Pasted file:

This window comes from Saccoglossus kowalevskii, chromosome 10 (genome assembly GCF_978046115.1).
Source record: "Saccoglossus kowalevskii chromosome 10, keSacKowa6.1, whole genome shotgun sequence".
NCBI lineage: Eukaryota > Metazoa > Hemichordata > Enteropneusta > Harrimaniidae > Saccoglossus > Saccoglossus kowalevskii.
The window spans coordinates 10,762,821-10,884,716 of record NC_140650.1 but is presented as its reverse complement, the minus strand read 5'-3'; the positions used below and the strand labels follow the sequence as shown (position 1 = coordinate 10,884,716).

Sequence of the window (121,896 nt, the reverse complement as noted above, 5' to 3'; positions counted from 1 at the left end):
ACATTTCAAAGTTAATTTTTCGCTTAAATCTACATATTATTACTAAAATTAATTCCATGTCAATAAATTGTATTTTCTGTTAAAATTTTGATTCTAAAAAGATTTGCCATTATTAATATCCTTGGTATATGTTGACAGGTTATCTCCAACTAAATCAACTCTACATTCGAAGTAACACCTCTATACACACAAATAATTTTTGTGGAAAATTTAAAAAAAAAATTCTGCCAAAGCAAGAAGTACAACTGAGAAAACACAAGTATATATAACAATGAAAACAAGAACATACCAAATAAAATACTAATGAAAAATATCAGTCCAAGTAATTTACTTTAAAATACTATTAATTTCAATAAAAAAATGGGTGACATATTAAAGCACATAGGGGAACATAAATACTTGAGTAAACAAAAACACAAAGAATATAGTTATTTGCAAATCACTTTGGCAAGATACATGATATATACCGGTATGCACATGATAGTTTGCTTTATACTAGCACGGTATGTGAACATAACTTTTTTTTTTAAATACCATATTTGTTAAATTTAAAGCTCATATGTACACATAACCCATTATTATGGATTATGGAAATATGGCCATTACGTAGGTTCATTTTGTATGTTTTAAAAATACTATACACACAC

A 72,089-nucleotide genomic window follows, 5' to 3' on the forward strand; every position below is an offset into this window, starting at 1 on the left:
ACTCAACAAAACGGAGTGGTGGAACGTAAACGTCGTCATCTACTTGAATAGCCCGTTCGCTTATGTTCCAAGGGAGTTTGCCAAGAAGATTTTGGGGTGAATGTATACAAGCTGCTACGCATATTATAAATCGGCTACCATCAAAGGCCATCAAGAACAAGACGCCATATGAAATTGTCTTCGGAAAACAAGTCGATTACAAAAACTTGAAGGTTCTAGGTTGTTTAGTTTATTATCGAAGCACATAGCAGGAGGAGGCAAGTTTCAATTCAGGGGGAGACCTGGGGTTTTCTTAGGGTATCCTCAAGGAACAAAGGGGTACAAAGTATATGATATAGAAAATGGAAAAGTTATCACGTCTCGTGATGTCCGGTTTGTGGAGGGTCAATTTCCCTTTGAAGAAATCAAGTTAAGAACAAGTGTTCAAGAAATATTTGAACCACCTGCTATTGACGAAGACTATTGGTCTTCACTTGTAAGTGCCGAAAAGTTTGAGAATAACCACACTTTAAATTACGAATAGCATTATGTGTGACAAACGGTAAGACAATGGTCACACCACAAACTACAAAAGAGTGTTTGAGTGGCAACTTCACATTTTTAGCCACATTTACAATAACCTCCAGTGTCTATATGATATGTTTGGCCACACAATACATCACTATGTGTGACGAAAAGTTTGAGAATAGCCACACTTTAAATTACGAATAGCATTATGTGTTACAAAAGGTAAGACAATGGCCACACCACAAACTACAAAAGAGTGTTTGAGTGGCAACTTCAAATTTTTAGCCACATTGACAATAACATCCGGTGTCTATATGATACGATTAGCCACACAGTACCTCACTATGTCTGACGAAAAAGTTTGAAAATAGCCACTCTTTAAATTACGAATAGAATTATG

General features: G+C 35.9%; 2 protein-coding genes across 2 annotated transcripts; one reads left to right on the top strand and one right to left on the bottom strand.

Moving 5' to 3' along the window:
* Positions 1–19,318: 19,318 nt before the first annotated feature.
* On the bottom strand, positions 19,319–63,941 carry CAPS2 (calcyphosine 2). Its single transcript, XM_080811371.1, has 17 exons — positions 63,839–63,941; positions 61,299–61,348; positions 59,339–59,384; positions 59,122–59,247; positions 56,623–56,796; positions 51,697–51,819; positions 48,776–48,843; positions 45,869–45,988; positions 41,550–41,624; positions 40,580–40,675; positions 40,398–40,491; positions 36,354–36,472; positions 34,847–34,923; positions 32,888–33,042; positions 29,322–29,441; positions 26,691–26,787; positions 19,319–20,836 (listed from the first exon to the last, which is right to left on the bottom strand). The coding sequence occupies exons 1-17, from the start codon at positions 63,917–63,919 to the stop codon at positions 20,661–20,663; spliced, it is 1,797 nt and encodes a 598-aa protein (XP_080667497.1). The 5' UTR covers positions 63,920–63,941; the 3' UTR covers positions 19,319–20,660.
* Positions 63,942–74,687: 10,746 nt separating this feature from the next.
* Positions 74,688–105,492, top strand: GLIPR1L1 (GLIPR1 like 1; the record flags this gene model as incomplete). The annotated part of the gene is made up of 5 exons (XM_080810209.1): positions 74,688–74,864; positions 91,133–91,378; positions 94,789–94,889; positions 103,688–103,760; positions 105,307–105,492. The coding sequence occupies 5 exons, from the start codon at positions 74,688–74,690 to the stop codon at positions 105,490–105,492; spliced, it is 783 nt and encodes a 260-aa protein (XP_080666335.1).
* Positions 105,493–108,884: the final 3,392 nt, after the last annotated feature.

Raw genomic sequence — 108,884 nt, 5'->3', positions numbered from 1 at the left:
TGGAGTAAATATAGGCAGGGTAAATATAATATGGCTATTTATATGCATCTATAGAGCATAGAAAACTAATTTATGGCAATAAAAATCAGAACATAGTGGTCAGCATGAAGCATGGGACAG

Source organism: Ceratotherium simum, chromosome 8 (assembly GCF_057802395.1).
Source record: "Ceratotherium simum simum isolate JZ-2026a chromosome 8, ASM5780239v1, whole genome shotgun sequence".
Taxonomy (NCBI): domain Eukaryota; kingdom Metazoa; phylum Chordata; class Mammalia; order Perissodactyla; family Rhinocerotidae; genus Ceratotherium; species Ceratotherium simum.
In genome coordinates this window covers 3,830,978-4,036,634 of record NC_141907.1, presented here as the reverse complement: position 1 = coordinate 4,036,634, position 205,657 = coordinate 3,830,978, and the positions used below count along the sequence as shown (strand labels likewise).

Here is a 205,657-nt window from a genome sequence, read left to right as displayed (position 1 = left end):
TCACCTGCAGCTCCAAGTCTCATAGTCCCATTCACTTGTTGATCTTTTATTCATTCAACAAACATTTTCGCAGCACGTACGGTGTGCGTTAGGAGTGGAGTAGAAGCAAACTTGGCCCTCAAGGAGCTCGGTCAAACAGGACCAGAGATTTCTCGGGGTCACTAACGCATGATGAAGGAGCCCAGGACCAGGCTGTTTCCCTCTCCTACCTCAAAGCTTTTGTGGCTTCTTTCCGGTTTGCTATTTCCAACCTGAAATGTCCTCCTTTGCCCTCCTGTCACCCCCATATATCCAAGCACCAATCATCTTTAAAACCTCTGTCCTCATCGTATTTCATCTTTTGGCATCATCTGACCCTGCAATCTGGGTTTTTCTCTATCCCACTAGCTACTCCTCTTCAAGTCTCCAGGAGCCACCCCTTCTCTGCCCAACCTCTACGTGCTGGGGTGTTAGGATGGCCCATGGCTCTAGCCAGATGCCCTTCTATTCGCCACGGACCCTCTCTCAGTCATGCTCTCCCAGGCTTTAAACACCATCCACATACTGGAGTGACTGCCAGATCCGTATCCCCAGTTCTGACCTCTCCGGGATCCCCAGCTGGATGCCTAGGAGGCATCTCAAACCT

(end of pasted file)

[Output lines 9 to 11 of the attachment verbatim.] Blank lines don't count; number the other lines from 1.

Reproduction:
General features: G+C 35.9%; 2 protein-coding genes across 2 annotated transcripts; one reads left to right on the top strand and one right to left on the bottom strand.

Moving 5' to 3' along the window:
* Positions 1–19,318: 19,318 nt before the first annotated feature.